Liquefied biogas is a sustainable and safe fuel choice for heavy winter traffic
Liquefied biogas (LBG) is a safe and environmentally friendly fuel alternative for heavy traffic, even in winter. The use of biogas does not have frost limits like diesel, and the level of biogas consumption does not increase even in severe frost. In cold winter weather, the use of biogas is relatively cheaper than diesel.
Many transport and logistics companies have changed their heavy road traffic fuel from diesel to more environmentally friendly biogas, which maintains its power and reliability even in severely cold weather. Vehicles can be filled with either liquefied biogas (LBG) or liquefied natural gas (LNG), but almost all Gasum's customers refuel exclusively with biogas. All biogas produced by Gasum in the Nordics is renewable local energy.
Liquefied biogas is environmentally more friendly fuel for heavy traffic than diesel. Biogas-powered heavy traffic produces on average 90% fewer greenhouse gas emissions than diesel-powered heavy traffic.
The northern transport company runs on biogas
Matti Luokkala Oy, a transport company operating in northern Finland, introduced its first combination of LNG vehicles for regular transport in early 2020. At the beginning of 2022, the company changed its fuel to the even lower-emission renewable LBG.
From the beginning, Gasum has worked as Luokkala's partner in gas delivery. The company is constantly exploring opportunities to expand the gas station network in Finland and elsewhere in the Nordic countries, so that traffic can be made cleaner and more carbon neutral.
CEO Juha Luokkala's experiences on cooperation with Gasum and driving on gas have been very good.
"Reducing emissions was the key reason for our decision, but we also wanted to test how gas works as a fuel in northern conditions. We started two and a half years ago with one LNG-powered hybrid vehicle. The experiences have been good and today we use LBG, which is the greenest solution of all," says Luokkala.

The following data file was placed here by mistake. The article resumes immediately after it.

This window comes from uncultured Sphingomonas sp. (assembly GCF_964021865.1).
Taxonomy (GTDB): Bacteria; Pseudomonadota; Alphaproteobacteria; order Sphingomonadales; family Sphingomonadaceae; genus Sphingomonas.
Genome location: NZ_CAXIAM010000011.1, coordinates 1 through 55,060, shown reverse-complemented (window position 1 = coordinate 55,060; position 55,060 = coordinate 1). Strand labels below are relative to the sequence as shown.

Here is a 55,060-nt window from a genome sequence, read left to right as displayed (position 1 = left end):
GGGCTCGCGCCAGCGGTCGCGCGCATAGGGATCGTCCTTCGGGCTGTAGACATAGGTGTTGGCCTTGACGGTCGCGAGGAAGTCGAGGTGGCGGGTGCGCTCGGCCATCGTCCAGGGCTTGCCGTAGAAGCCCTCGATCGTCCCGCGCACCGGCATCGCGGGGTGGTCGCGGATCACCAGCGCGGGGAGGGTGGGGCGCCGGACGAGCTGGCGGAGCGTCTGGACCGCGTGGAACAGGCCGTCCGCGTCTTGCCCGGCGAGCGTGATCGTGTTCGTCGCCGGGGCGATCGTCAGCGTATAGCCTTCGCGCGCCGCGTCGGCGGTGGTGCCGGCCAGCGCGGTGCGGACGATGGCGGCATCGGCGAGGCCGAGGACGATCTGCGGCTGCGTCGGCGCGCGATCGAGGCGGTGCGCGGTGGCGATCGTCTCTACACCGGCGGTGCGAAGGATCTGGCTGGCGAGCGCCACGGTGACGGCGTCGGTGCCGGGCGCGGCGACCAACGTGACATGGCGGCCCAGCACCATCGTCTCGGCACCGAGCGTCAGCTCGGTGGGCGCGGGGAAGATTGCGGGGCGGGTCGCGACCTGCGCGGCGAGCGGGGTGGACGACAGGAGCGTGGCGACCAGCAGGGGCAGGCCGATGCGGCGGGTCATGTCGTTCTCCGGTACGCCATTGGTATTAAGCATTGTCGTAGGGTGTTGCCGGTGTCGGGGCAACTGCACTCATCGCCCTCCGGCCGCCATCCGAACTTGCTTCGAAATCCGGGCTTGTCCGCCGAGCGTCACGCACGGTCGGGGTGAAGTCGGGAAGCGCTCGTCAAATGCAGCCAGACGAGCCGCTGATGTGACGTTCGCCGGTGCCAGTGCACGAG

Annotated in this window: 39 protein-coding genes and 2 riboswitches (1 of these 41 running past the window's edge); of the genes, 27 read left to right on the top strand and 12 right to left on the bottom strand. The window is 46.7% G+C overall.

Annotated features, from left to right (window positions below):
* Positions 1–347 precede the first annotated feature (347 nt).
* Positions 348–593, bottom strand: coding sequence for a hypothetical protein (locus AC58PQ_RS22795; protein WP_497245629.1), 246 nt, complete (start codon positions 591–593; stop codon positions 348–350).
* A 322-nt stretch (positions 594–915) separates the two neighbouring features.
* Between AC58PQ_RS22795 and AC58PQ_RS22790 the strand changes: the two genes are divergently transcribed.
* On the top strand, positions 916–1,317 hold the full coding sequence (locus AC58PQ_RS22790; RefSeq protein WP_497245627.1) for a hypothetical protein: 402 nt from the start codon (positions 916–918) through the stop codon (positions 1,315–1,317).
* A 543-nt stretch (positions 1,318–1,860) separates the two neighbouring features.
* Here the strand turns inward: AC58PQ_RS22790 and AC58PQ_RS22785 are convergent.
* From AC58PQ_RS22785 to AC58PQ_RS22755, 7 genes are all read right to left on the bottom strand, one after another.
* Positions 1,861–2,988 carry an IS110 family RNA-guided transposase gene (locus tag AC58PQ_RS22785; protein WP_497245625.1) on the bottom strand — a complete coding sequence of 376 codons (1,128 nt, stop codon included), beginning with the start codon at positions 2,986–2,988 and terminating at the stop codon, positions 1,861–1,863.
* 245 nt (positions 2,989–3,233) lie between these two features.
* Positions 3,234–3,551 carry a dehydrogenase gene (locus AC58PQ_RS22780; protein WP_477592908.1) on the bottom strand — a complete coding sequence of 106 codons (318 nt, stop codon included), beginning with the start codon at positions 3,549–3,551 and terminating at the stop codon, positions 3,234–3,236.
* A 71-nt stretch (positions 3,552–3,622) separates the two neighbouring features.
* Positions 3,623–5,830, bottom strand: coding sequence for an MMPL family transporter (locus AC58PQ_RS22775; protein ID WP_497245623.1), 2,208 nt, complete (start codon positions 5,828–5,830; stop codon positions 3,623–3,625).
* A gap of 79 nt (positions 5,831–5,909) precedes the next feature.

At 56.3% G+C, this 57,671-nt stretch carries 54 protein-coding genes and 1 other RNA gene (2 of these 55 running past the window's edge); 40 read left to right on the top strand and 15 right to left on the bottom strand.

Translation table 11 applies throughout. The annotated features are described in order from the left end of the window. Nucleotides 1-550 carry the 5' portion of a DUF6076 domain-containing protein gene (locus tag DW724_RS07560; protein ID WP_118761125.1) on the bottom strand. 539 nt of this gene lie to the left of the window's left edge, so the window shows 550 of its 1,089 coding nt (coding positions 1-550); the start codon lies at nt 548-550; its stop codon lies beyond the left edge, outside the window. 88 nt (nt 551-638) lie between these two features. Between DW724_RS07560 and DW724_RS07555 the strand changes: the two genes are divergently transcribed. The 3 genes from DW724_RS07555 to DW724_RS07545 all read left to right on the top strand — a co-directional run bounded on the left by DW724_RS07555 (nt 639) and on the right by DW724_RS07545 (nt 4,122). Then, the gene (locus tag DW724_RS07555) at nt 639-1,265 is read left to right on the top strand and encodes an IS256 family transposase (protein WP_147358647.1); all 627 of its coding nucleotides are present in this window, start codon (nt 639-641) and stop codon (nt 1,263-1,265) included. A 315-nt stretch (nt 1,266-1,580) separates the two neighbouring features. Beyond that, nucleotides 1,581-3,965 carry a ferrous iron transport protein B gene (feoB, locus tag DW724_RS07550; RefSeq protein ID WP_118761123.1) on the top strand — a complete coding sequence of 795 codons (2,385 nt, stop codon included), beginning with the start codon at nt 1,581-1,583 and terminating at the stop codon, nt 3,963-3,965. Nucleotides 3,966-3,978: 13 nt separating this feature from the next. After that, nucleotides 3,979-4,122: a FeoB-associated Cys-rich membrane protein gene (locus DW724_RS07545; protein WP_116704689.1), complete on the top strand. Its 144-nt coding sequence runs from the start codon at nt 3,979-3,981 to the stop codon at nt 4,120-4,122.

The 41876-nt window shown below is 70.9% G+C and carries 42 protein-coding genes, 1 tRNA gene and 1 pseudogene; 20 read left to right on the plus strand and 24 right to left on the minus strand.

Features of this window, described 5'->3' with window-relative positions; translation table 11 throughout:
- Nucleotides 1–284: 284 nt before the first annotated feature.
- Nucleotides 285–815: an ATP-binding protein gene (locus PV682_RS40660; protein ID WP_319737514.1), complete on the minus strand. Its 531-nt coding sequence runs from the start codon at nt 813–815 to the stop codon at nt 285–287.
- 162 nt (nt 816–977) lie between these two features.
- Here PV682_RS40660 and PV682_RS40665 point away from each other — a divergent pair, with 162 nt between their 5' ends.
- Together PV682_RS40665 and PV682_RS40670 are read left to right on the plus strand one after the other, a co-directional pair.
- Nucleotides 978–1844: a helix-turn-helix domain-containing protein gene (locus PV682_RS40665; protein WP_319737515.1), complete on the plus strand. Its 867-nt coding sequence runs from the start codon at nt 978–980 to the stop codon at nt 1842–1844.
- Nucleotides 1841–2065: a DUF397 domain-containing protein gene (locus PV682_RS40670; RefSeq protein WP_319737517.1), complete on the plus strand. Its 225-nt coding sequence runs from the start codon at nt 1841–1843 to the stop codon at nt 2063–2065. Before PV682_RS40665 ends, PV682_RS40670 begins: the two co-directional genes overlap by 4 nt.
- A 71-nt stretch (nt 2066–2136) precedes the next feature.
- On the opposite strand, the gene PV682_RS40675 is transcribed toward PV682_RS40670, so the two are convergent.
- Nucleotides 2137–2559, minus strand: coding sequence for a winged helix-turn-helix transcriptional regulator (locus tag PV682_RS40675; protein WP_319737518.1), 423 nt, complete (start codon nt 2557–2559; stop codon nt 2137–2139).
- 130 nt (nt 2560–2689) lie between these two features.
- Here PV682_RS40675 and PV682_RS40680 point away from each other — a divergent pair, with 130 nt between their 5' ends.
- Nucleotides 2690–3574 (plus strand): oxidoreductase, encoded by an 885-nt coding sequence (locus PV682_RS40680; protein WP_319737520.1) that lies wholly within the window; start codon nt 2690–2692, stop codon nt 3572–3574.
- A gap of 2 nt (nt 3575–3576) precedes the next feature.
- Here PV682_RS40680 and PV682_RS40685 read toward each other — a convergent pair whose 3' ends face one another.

"When driving on gas, freezing of the fuel is not a problem. Moreover, the engine reaches normal operating temperature significantly faster with gas compared to diesel. The engine is also really quiet and consumption is really low under normal conditions," Juha Luokkala says about the good feedback he has received from drivers.
Persistent biogas myths are being busted
Winters in Nordics bring repeated challenges to transport and logistics companies. Weather conditions are not always predictable, and the temperature can vary by tens of degrees in a short time. Diesel can become cloudy in severe frost, but the use of liquefied gas has no frost limits.
However, according to Jani Arala, Gasum’s Head of Sustainable Logistics Solutions, there are still certain myths associated with the use of gas in winter conditions.
"Many may think that since liquefied gases such as butane and propane do not vaporize at cold enough temperatures, liquefied gas would not vaporize in severe frosts either, and therefore would not be able to get out of the tank in gaseous form. However, this is not a problem with liquefied biogas and natural gas, as the vaporization point of gas in liquid form is around -162 degrees," says Jani Arala.
According to Juha Luokkala, CEO of the transport company Luokkala, refueling gas-powered cars also goes smoothly.
"There are no problems with refueling. Cleanliness must be remembered, and snow and slush must be removed from the connectors during the winter. Protective equipment must also be remembered when refueling. However, it's not a disadvantage, if you add a minute more time to refueling, you'll get used to it," says Juha Luokkala.
Gas consumption does not increase significantly in winter
During the winter, the use of gas is also relatively cheaper than diesel. This is because gas consumption remains almost the same regardless of temperature and weather.
"In the case of biogas or natural gas, there is no change in consumption due to a change in the condition of the fuel, like diesel. Gas consumption in winter is only affected by a small increase in rolling resistance. It means that gas consumption increases significantly less in winter conditions than diesel consumption," says Jani Arala.
"Furthermore, the energy content of fossil diesel used in winter is lower than summer quality. Manufacturing winter quality is also more expensive, which is reflected in the fuel costs of diesel-powered vehicles during the winter. There is no difference when using gas," Arala continues.
Juha Luokkala has also noticed the difference in costs.
"The consumption is lower when driving on gas compared to diesel, and the price is therefore a bit cheaper. With clearly lower consumption, gas has been used more than diesel ", states Juha Luokkala.
Transport company Luokkala could also invest in new gas-powered vehicles.
"We have been satisfied with the functionality of gas as a fuel. More gas cars could be installed, especially if the refueling network could be made even wider," says Juha Luokkala.
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